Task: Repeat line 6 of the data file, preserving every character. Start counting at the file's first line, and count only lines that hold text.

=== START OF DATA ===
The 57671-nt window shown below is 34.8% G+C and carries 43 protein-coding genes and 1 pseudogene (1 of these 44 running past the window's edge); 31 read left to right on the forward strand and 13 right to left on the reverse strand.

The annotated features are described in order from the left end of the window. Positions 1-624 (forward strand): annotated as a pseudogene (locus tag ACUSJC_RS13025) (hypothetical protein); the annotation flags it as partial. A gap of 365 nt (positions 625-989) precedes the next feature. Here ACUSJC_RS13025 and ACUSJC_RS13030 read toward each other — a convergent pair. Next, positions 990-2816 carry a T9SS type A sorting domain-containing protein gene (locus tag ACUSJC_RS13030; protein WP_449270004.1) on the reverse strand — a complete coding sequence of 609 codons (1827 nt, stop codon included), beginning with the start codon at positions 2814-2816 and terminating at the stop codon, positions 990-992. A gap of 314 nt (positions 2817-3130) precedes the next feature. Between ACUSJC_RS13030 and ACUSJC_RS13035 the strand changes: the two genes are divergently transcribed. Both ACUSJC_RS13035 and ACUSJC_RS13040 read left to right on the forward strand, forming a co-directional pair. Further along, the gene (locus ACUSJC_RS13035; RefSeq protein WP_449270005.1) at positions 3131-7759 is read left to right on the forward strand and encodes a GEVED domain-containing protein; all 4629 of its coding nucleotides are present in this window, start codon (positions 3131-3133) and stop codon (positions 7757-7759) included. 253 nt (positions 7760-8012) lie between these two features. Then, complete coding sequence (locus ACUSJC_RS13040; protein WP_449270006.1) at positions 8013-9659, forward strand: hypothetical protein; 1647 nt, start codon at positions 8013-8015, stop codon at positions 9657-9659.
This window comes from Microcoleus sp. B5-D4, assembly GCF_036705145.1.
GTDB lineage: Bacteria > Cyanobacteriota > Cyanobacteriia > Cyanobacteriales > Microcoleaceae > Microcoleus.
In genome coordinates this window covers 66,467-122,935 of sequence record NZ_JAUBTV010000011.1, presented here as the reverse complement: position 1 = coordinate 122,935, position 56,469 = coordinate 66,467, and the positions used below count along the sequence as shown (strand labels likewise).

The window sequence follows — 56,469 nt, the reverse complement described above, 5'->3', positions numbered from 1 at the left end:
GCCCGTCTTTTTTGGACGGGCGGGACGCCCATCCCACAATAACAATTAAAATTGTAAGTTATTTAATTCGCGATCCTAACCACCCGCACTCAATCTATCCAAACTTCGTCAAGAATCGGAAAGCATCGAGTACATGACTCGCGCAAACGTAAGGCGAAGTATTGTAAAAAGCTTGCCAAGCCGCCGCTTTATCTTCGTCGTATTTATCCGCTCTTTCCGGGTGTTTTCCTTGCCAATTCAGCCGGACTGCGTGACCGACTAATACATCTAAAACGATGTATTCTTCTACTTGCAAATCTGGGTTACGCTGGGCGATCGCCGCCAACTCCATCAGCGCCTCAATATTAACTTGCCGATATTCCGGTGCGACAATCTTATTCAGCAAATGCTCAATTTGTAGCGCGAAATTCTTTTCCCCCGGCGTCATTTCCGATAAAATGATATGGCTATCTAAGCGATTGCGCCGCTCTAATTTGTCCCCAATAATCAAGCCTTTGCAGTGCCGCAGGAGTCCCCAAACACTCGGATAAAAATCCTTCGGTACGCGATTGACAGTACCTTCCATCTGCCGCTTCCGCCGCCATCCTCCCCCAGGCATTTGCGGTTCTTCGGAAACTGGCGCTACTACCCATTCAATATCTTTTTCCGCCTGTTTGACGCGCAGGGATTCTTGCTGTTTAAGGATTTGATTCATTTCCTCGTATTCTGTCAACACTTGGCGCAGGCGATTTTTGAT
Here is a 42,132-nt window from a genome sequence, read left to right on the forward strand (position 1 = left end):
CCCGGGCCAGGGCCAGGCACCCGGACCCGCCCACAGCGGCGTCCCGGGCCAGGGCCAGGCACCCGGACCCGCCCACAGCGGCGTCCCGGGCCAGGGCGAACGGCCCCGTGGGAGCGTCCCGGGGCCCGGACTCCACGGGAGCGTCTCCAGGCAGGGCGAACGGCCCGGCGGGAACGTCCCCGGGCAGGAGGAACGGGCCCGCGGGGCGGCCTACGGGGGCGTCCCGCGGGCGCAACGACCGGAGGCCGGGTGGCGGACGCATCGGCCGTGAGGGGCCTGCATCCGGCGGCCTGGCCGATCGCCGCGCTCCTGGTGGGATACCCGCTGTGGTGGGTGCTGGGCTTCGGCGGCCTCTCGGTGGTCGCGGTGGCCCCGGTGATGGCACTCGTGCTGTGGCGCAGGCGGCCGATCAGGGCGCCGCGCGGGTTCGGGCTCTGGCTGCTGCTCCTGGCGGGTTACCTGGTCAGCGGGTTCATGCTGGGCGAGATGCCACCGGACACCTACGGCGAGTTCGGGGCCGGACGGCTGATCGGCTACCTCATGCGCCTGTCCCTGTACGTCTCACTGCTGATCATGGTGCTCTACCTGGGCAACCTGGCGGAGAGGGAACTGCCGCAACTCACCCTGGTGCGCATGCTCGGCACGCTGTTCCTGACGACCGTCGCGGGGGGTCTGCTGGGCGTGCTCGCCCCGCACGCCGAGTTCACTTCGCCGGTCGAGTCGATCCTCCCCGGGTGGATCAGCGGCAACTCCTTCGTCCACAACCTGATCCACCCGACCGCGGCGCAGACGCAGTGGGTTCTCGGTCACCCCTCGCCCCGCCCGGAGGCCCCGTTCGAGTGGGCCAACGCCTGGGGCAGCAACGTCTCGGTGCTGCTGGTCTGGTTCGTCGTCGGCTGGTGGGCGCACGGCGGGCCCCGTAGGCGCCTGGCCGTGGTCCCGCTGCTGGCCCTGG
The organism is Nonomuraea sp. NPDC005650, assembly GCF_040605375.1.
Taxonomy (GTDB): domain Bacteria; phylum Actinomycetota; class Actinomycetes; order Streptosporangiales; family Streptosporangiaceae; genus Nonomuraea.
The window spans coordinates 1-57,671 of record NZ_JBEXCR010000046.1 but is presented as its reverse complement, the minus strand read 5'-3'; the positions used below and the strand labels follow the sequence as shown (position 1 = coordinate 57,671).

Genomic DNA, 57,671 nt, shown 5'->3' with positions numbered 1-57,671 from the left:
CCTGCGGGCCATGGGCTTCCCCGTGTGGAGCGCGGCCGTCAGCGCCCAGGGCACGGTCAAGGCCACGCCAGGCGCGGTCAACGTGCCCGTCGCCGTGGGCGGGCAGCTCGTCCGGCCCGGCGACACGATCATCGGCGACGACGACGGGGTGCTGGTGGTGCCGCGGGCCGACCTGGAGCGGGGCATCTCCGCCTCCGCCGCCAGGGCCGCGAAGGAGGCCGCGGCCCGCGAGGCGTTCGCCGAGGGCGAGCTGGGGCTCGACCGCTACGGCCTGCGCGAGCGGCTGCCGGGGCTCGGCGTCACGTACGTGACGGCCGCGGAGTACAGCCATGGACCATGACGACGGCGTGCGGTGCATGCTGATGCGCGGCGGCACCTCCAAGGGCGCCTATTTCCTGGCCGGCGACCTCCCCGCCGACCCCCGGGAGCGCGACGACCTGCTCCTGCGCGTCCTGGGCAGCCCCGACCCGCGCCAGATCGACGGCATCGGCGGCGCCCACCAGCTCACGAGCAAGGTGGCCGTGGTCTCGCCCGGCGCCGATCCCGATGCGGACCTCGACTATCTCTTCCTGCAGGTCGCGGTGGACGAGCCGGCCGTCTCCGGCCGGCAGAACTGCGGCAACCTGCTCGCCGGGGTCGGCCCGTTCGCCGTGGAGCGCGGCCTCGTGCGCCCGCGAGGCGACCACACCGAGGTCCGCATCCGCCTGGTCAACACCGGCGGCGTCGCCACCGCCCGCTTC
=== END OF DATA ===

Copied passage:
The window sequence follows — 56,469 nt, the reverse complement described above, 5'->3', positions numbered from 1 at the left end: